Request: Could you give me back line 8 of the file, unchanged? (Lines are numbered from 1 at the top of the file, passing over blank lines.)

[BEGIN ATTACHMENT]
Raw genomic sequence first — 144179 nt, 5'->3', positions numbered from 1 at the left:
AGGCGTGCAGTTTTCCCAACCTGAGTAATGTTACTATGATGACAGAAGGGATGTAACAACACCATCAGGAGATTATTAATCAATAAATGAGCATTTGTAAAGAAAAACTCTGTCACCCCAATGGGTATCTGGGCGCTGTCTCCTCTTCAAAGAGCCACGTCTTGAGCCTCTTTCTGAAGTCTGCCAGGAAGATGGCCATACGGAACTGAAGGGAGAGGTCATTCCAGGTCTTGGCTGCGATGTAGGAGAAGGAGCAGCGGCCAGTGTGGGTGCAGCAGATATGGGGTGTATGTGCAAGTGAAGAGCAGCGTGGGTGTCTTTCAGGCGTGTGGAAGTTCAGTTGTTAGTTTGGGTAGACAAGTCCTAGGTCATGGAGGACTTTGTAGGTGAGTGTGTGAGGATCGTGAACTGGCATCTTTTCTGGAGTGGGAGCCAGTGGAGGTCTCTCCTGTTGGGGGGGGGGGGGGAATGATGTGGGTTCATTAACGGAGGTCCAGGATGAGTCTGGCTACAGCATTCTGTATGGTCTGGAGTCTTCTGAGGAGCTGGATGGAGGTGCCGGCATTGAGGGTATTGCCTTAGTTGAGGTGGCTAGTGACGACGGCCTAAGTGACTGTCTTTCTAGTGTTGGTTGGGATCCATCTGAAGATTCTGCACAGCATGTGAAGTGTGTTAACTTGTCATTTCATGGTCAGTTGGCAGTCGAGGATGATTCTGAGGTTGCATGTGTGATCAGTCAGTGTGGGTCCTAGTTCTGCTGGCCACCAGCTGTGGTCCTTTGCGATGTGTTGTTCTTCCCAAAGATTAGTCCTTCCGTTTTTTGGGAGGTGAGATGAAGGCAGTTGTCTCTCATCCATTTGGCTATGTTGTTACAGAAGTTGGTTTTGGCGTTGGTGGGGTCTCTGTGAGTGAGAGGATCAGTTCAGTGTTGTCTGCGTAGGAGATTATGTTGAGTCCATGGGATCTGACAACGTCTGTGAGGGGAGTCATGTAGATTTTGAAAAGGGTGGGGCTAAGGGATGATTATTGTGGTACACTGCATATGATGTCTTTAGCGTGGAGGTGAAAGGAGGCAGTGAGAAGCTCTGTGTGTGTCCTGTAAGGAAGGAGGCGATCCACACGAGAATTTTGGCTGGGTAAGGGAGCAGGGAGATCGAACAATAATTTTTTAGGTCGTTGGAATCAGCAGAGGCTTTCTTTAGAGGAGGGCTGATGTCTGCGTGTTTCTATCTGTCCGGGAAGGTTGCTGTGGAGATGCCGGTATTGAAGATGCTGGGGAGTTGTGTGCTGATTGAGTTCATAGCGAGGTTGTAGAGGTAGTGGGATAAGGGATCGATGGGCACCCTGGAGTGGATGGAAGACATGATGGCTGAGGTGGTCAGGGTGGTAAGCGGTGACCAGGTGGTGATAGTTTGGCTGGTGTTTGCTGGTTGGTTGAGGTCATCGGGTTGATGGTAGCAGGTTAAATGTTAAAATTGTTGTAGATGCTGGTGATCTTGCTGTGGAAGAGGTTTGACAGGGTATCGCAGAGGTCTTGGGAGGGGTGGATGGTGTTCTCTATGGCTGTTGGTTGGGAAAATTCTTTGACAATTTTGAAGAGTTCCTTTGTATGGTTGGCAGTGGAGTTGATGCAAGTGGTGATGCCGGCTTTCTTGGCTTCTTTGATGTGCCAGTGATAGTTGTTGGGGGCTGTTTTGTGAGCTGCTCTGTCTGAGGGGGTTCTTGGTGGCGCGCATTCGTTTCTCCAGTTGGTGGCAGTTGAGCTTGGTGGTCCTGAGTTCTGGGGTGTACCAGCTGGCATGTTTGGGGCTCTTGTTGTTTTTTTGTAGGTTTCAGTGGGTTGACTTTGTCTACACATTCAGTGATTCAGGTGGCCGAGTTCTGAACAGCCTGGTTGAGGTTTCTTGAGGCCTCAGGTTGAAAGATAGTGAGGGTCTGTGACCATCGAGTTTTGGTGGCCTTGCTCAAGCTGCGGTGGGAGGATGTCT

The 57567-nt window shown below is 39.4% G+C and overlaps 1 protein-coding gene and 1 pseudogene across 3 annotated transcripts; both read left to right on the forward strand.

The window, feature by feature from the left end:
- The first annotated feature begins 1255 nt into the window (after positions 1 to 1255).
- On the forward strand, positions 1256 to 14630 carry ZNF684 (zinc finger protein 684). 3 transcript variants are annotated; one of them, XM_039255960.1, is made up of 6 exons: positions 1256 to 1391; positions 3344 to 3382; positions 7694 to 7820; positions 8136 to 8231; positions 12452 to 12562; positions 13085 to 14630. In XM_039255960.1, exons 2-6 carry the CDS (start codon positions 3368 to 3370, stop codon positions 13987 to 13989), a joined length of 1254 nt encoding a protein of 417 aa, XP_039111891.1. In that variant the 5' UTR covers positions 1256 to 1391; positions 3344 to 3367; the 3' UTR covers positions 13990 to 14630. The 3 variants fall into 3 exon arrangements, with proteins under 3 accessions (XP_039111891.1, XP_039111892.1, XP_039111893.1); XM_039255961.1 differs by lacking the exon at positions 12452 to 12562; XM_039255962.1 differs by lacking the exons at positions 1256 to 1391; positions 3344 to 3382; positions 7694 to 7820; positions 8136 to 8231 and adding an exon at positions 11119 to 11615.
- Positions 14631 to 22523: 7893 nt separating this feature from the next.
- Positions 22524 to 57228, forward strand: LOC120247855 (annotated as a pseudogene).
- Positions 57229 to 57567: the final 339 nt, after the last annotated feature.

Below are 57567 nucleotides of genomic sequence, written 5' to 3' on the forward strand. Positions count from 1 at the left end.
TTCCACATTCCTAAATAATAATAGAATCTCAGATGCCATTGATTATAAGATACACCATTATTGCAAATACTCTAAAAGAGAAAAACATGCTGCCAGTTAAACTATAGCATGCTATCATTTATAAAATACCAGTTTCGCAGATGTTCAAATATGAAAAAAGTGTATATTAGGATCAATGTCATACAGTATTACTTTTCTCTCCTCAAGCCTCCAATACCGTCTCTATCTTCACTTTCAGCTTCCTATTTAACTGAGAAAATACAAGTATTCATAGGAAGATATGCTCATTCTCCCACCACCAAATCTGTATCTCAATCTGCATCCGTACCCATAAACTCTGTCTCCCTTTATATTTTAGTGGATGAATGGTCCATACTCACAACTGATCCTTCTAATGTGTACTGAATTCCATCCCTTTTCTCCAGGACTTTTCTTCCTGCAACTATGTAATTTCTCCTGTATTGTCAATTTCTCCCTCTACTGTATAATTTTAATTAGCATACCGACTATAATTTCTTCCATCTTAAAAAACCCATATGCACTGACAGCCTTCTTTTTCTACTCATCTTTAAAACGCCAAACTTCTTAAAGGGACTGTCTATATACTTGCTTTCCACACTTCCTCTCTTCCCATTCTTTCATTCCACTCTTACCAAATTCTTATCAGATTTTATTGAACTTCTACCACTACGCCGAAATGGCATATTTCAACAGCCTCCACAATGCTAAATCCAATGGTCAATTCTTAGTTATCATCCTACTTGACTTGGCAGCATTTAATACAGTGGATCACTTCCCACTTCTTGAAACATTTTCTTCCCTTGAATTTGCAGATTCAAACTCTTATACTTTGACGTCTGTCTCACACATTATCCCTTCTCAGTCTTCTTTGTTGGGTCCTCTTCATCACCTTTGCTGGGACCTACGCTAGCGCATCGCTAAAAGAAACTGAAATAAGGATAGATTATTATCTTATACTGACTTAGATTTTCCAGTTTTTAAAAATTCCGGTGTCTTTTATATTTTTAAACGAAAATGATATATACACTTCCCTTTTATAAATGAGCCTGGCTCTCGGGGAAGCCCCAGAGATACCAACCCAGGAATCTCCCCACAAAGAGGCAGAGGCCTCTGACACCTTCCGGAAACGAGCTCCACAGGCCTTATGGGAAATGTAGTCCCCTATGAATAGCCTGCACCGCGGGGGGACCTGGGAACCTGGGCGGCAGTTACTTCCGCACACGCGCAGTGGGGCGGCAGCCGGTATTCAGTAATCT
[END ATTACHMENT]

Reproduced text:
- Positions 22524 to 57228, forward strand: LOC120247855 (annotated as a pseudogene).